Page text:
Construction and repair facilities were essential to the maintenance of a military post in the wilderness. A list of the working shops compiled by Colonel Snelling in 1824 mentions a bakeshop, blacksmith, carpenter, armorer, wheelwright and harness shops.
The stone building served as shops only until 1839. A second floor and porch were added, and the structure transformed into the new hospital. After the Civil War, in 1878, the military converted the building into laundress quarters and added a frame addition facing the old hospital, nearly doubling its size. The building was demolished in 1891.
Because 1839 construction added a wooden floor to cover a dirt blacksmith shop floor, that room has provided a wealth of archaeological information about the operation of the shop in its early years. The brick forge, anvils, work benches and vice are now back in their original locations. The type of metal scraps found in certain areas even indicated which anvil was used to make nails.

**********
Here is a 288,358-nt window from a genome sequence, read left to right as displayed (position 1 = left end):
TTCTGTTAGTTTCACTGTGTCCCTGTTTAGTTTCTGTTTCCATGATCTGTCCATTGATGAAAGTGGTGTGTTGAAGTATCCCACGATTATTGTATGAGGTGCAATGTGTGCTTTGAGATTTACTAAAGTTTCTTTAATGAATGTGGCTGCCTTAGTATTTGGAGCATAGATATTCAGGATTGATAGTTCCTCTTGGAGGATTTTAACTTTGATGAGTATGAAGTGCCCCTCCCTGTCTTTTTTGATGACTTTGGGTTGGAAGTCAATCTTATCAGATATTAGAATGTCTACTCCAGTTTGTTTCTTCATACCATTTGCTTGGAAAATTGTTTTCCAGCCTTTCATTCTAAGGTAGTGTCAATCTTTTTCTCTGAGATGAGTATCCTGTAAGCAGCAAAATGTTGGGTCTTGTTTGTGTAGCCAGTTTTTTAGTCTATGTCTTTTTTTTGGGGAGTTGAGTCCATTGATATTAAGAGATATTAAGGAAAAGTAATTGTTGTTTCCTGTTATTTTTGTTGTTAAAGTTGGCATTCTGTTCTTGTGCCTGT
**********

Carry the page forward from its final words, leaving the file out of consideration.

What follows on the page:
Most working trade operations have been recreated in the Shops building. Besides replicating artifacts for use and display on site, skilled workers invite visitors to try their hand using period tools and processes.